ACOSTA: The presumptive GOP nominee is also firing off is his patent at zingers at Massachusetts Senator Elizabeth Warren who's emerging as Democrats Trump troller in chief. He's hitting her past claims of her Native American heritage.

[21:05:03] TRUMP: Pocahontas, that's Elizabeth Warren. I call her goofy. She gets nothing done. Nothing passed. She's got a big mouth. And that's about it.

ACOSTA: But when Trump tweets goofy Elizabeth Warren is all talk, no action, she seems to enjoy the fight responding, "Fling as much mud as you want. Your words and actions disqualify you from being president and I won't stop saying it." Warren is also slamming Trump on his remarks on the housing bubble.

SEN. ELIZABETH WARREN, (D) MASSACHUSETTS: What kind of man does that to us? A small, insecure money grabber who doesn't care who gets hurt, so long as he makes a profit off it.

ACOSTA: After violent protests both inside and outside his rally in Albuquerque, Trump is also mixing it up with New Mexico's Republican Governor Susana Martinez. A GOP rising star who still hasn't endorsed his campaign and skip this event.

TRUMP: She's not doing the job. Hey, maybe I'll run for governor of New Mexico. I'll get this place going. ACOSTA: A Martinez spokesman wasn't amused saying in a statement, "Trump's pot shots weren't about policy, they were about politics. And the governor will not be bullied into supporting a candidate until she is convinced that candidate will fight for New Mexicans." A Trump adviser said, the real estate tycoon was only responding to a snub.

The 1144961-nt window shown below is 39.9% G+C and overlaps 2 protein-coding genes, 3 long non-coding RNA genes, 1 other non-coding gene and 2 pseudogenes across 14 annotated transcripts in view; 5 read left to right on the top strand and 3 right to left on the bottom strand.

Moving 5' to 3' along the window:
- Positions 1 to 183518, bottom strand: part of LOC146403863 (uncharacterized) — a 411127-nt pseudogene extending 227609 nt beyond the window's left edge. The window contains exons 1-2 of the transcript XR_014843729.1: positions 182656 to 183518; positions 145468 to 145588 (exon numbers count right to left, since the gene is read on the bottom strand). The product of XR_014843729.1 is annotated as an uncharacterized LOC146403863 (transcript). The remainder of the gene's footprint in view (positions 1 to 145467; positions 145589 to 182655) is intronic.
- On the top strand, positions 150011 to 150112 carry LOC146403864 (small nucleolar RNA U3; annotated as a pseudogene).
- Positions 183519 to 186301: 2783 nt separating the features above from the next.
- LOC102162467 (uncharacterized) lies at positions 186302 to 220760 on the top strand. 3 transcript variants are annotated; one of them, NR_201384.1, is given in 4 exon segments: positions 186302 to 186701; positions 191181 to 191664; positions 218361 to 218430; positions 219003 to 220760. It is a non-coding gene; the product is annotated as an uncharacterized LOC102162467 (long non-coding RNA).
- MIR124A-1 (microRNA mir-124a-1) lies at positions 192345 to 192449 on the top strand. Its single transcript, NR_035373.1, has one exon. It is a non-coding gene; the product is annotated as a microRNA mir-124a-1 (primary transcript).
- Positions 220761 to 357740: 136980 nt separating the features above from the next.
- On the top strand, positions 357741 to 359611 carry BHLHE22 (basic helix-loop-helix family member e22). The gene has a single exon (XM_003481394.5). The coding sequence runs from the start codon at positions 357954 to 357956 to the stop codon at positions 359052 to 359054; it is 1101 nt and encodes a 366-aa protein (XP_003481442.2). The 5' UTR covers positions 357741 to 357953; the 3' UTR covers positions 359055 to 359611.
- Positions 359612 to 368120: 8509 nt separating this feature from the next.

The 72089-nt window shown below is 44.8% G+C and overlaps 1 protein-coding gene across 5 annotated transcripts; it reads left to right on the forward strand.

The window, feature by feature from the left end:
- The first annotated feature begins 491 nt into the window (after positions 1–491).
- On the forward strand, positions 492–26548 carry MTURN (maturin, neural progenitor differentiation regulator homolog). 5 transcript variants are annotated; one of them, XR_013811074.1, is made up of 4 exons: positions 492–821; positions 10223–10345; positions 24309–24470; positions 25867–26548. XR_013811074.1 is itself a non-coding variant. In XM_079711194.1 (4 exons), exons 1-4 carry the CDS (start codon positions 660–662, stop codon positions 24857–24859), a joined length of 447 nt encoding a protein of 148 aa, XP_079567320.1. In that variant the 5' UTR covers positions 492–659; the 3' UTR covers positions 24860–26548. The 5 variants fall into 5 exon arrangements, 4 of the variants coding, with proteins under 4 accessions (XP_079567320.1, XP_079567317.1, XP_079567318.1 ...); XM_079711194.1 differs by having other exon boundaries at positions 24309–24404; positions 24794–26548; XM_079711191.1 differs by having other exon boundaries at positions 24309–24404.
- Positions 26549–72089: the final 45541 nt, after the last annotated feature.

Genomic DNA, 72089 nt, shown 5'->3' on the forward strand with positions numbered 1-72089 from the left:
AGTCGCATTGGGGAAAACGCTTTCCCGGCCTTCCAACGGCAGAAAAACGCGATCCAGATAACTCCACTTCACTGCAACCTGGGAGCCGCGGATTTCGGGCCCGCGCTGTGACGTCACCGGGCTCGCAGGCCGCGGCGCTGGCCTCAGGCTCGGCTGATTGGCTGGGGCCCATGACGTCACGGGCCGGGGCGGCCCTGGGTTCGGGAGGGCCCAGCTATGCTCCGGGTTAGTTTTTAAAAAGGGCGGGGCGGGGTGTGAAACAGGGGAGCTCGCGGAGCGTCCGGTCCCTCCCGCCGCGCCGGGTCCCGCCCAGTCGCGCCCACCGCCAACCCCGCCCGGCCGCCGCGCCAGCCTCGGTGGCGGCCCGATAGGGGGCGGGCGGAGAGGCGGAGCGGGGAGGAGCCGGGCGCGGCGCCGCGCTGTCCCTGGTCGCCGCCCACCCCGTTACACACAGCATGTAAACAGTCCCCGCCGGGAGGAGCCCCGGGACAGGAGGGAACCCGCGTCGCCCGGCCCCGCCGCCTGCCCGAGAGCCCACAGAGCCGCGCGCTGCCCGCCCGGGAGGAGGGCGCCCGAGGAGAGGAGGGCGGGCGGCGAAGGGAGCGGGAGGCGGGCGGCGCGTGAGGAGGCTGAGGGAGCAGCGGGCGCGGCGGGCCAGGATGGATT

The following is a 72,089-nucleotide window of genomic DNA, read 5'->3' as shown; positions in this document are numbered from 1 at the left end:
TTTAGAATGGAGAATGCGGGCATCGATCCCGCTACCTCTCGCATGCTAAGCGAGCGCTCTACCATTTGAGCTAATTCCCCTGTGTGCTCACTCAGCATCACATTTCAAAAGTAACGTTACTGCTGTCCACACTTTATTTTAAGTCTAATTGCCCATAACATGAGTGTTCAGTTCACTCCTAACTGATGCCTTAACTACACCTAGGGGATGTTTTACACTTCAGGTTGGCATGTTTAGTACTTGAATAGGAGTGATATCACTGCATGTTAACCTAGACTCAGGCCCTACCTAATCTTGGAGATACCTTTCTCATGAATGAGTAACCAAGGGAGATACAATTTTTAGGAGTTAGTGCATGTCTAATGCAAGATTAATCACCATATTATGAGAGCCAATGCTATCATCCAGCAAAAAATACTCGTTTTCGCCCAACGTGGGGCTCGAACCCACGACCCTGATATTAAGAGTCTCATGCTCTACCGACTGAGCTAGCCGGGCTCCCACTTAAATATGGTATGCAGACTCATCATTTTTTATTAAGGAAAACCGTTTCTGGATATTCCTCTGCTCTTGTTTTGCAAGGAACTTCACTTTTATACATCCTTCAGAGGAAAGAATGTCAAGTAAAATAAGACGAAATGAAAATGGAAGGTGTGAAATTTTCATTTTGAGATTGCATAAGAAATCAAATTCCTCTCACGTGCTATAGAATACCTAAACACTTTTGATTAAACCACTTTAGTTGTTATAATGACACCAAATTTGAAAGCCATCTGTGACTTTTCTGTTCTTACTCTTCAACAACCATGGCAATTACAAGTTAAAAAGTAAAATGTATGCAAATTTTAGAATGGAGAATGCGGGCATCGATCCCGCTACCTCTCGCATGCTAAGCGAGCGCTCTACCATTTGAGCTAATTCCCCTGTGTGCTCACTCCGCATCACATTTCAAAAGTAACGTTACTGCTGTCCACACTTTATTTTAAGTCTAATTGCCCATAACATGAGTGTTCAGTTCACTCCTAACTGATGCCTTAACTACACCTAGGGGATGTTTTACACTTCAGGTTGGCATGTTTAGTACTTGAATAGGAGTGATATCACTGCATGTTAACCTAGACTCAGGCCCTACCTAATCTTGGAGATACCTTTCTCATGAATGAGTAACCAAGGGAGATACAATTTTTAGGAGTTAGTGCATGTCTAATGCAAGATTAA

UNIDENTIFIED MALE: Like most campaigns, elbows get up under the basket. We saw a lot of that last night.

ACOSTA: Clinton seized on the GOP and fighting as a symptom of a larger problem.

CLINTON: Last night, he insulted the Republican Governor Martinez of New Mexico. just gratuitously. I don't know, he seems to have something about women.


ACOSTA: Now, Donald Trump has other concerns inside the GOP. Last night, there are Trump sources talking to reporters telling them that an endorsement from House Speaker Paul Ryan was coming any day now. Anderson, earlier today Ryan's office was telling reporters no, that's not the case while the two leaders are scheduled to have a phone call tonight.

Ryan's side of the equation says this is not about an endorsement and Trump sources are telling me this evening just a few moments ago, they're going to give the House Speaker all the space that he needs. And Anderson, there is other breaking news in the Trump campaign tonight. They just announced that a top staffer Rick Wiley who had used to work for Scott Walker's campaign. He's now leaving the Trump campaign and standby for more headlines. Donald Trump will be on Jimmy Kimmel later on tonight, Anderson.

COOPER: You said Rick Wiley is leaving?

ACOSTA: He is leaving the Trump campaign. That's right. He was hired just six weeks ago and there was no indication that this was a temporary hiring. But the Trump campaign just announced it, it was a temporary hiring and he's now leaving the campaign. I talked to some sources inside the campaign who said that had been building for some time. There was some discomfort as to what Rick Wiley's allegiances were. They thought maybe he was a little too close to some anti-Trump forces out there inside the GOP Anderson.

COOPER: All right, Jim Acosta. Jim thanks very much.